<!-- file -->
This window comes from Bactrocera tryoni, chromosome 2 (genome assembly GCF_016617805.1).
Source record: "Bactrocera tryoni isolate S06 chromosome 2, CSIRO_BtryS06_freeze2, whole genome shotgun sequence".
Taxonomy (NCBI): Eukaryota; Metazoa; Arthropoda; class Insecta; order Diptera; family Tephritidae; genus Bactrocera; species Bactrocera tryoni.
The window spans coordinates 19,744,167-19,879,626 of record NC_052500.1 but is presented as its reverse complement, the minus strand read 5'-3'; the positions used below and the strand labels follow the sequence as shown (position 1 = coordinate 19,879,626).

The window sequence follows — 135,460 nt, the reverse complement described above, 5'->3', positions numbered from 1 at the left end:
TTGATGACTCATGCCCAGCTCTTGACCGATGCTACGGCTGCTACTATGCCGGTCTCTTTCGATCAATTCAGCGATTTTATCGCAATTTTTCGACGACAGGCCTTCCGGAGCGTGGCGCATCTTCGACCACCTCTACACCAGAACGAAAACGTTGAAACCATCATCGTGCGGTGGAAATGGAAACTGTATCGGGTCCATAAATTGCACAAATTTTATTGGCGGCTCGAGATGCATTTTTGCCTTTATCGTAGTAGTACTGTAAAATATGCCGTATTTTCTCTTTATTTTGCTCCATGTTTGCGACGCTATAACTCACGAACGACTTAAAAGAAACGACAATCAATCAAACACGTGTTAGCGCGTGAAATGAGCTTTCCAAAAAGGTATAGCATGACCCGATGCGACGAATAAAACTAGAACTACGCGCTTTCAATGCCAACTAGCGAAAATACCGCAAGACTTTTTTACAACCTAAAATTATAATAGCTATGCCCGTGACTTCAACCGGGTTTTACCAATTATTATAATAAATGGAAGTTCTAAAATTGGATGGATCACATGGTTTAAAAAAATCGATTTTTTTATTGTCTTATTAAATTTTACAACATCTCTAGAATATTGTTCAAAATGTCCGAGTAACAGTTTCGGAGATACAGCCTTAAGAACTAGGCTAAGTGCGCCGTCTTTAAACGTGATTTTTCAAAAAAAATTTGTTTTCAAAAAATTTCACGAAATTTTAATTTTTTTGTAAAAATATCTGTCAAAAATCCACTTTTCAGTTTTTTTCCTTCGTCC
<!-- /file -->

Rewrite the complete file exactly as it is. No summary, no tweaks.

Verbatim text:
This window comes from Bactrocera tryoni, chromosome 2 (genome assembly GCF_016617805.1).
Source record: "Bactrocera tryoni isolate S06 chromosome 2, CSIRO_BtryS06_freeze2, whole genome shotgun sequence".
Taxonomy (NCBI): Eukaryota; Metazoa; Arthropoda; class Insecta; order Diptera; family Tephritidae; genus Bactrocera; species Bactrocera tryoni.
The window spans coordinates 19,744,167-19,879,626 of record NC_052500.1 but is presented as its reverse complement, the minus strand read 5'-3'; the positions used below and the strand labels follow the sequence as shown (position 1 = coordinate 19,879,626).

The window sequence follows — 135,460 nt, the reverse complement described above, 5'->3', positions numbered from 1 at the left end:
TTGATGACTCATGCCCAGCTCTTGACCGATGCTACGGCTGCTACTATGCCGGTCTCTTTCGATCAATTCAGCGATTTTATCGCAATTTTTCGACGACAGGCCTTCCGGAGCGTGGCGCATCTTCGACCACCTCTACACCAGAACGAAAACGTTGAAACCATCATCGTGCGGTGGAAATGGAAACTGTATCGGGTCCATAAATTGCACAAATTTTATTGGCGGCTCGAGATGCATTTTTGCCTTTATCGTAGTAGTACTGTAAAATATGCCGTATTTTCTCTTTATTTTGCTCCATGTTTGCGACGCTATAACTCACGAACGACTTAAAAGAAACGACAATCAATCAAACACGTGTTAGCGCGTGAAATGAGCTTTCCAAAAAGGTATAGCATGACCCGATGCGACGAATAAAACTAGAACTACGCGCTTTCAATGCCAACTAGCGAAAATACCGCAAGACTTTTTTACAACCTAAAATTATAATAGCTATGCCCGTGACTTCAACCGGGTTTTACCAATTATTATAATAAATGGAAGTTCTAAAATTGGATGGATCACATGGTTTAAAAAAATCGATTTTTTTATTGTCTTATTAAATTTTACAACATCTCTAGAATATTGTTCAAAATGTCCGAGTAACAGTTTCGGAGATACAGCCTTAAGAACTAGGCTAAGTGCGCCGTCTTTAAACGTGATTTTTCAAAAAAAATTTGTTTTCAAAAAATTTCACGAAATTTTAATTTTTTTGTAAAAATATCTGTCAAAAATCCACTTTTCAGTTTTTTTCCTTCGTCC